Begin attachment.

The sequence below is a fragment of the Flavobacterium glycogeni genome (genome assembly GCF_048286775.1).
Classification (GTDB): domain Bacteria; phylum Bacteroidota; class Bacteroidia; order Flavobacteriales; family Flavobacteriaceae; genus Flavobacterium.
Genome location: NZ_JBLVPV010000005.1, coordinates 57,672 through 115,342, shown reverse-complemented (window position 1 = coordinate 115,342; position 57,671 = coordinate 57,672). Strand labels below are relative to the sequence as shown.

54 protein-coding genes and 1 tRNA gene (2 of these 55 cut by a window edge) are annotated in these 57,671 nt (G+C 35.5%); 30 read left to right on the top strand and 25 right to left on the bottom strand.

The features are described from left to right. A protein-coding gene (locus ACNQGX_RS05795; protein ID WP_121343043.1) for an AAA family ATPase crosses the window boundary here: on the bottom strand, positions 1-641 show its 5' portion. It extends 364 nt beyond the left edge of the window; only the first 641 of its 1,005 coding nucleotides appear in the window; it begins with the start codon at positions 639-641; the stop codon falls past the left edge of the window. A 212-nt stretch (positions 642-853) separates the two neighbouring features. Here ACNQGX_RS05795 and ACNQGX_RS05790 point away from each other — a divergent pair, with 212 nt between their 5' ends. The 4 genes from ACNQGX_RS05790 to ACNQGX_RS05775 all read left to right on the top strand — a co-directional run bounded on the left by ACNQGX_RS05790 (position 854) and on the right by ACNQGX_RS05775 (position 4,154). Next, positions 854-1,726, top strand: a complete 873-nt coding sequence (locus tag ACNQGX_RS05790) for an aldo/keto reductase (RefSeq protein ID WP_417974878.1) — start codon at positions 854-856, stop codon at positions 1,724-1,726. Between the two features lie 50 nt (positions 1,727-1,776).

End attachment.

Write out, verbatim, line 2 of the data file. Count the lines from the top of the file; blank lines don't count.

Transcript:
Classification (GTDB): domain Bacteria; phylum Bacteroidota; class Bacteroidia; order Flavobacteriales; family Flavobacteriaceae; genus Flavobacterium.